Affect and Effect

Mable Scott asks, What is the rule for using affect or effect?


Affect is typically used as a verb meaning “to influence.”
Example: “The rain affected the skier’s performance.”

It can also mean “to put on a false show of; simulate.”
Example: “Frank often affected a British accent because he thought it made him sound smart.”

It is less commonly used as a noun to mean “feeling or emotion, especially as manifested by facial expression or body language.” As a noun, affect is pronounced with stress on the first syllable rather than the second (also, with a short “a” sound rather than a schwa).
Example: “It was difficult to tell whether Harold’s flattened affect was a result of his mental disease or the medication he took to treat it.”


Effect is typically used as a noun meaning (1) “something that follows a cause,” or (2) “an influence,” or (3) “a distinctive impression.”

  1. Politicians are arguing about what the effects of Social Security reform will be.
  2. That movie had a profound effect on the way I think about Rwanda.
  3. The blue tint gives the painting the effect of being cold and austere.

It can also be used as a verb meaning “to cause to come into being.”
Example: “The sweeping reforms effected a dramatic change in the way citizens viewed their civil liberties.”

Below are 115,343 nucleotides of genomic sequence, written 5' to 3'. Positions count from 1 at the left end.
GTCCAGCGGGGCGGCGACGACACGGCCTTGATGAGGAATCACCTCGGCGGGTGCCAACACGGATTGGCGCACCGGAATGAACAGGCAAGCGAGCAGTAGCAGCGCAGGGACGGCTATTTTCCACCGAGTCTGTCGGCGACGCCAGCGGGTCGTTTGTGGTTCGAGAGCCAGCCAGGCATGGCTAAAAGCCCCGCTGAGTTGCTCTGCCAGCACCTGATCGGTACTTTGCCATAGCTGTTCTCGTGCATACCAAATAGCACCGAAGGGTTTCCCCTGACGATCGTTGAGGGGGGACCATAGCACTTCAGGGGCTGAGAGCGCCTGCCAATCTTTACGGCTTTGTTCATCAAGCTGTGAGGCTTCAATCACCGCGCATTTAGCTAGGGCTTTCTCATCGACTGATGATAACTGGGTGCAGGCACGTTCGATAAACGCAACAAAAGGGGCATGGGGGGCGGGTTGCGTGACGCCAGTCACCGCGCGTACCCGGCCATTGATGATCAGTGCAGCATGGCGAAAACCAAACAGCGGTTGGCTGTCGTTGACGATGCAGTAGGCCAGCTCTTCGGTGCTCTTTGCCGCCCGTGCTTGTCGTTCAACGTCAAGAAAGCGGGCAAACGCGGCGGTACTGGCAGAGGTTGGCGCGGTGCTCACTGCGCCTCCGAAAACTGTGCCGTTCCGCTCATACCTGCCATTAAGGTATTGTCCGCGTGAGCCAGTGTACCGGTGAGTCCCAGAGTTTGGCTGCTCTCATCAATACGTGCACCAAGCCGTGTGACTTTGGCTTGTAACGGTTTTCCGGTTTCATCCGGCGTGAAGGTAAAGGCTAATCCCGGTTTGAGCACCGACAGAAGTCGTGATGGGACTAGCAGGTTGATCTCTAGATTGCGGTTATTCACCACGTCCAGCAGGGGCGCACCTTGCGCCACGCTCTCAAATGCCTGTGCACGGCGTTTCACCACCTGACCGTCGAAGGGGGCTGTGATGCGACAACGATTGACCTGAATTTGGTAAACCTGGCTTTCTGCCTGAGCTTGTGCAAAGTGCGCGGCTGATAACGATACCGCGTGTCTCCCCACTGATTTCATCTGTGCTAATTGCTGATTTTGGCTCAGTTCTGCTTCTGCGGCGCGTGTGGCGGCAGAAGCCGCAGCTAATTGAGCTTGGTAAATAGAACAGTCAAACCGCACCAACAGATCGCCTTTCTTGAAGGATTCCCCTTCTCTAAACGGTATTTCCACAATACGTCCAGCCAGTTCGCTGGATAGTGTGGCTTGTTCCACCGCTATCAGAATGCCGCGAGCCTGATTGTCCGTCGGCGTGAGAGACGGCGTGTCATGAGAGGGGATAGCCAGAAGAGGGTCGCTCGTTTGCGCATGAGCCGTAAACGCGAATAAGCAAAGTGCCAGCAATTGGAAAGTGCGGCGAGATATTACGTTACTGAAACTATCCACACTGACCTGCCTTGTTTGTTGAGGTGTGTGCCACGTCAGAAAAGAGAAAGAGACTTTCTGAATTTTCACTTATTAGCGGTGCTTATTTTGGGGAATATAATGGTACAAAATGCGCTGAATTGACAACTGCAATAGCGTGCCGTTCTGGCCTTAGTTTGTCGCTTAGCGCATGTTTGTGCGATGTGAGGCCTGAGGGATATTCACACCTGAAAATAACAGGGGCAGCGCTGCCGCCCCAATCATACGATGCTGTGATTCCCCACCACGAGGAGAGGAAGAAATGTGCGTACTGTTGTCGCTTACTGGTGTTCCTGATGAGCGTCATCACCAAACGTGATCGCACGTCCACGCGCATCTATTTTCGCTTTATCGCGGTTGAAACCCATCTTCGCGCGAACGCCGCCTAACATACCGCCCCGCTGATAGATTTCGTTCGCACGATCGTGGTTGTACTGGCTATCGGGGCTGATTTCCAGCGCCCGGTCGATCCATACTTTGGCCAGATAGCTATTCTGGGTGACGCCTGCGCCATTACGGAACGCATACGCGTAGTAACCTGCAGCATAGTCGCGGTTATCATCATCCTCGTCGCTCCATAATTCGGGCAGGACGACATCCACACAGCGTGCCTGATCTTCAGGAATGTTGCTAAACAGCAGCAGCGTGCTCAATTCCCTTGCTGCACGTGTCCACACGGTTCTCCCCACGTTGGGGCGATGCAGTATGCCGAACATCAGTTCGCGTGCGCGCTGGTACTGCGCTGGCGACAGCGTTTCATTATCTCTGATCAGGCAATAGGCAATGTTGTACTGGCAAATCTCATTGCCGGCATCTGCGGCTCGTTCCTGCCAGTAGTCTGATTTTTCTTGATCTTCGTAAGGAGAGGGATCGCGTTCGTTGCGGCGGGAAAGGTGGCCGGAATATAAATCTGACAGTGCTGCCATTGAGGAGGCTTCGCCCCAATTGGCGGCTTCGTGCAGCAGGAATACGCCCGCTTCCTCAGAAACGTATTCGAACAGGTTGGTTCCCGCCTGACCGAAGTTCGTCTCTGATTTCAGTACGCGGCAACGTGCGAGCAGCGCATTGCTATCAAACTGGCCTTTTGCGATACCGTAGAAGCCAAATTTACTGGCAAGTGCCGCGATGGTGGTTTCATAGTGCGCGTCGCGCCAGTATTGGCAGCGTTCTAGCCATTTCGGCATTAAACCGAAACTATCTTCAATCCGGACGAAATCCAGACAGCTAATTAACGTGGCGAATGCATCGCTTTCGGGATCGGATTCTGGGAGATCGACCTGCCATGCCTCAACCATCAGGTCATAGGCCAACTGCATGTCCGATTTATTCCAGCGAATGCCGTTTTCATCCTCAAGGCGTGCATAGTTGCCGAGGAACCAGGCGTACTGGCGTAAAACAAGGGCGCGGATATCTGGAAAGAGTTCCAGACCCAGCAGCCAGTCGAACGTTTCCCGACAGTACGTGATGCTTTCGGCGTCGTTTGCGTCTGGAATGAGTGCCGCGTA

The distinction between affect as a verb and effect as a verb can be quite subtle, so beware. Thanks to Mable for the great question.

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5 Responses to Affect and Effect

  1. David H says:

    Thanks for the useful example! Alas, any article on language and grammar should be carefully proofread. You wrote,
    ‘Example: “Frank often affected a British accented because he thought it made him sound smart.”‘
    I am sure you meant “accent” rather than “accented.”
    David H

  2. Karl says:

    David, thanks so much for catching the error in the example. You’re absolutely right about the need for careful proofreading in articles of this sort. Lacking a copy editor for this weblog, I’m grateful to have such keen-eyed readers as you to help me out in this regard.

  3. mary says:

    I want to know how active voice is changed to passive voice?And what are the rules for changing active to passive voice?

  4. Lisa Wise says:

    Regarding affects and effects, could you please let me know if we used the correct word in the following sentences:
    Now is the time to wake up to a disease that not only affects one’s…
    It affects almost everyone.
    Anyone who is married knows how one’s financial position affects the marriage relationship.
    Thank you!

  5. Hannah says:
    what about as if/ as though and like and as?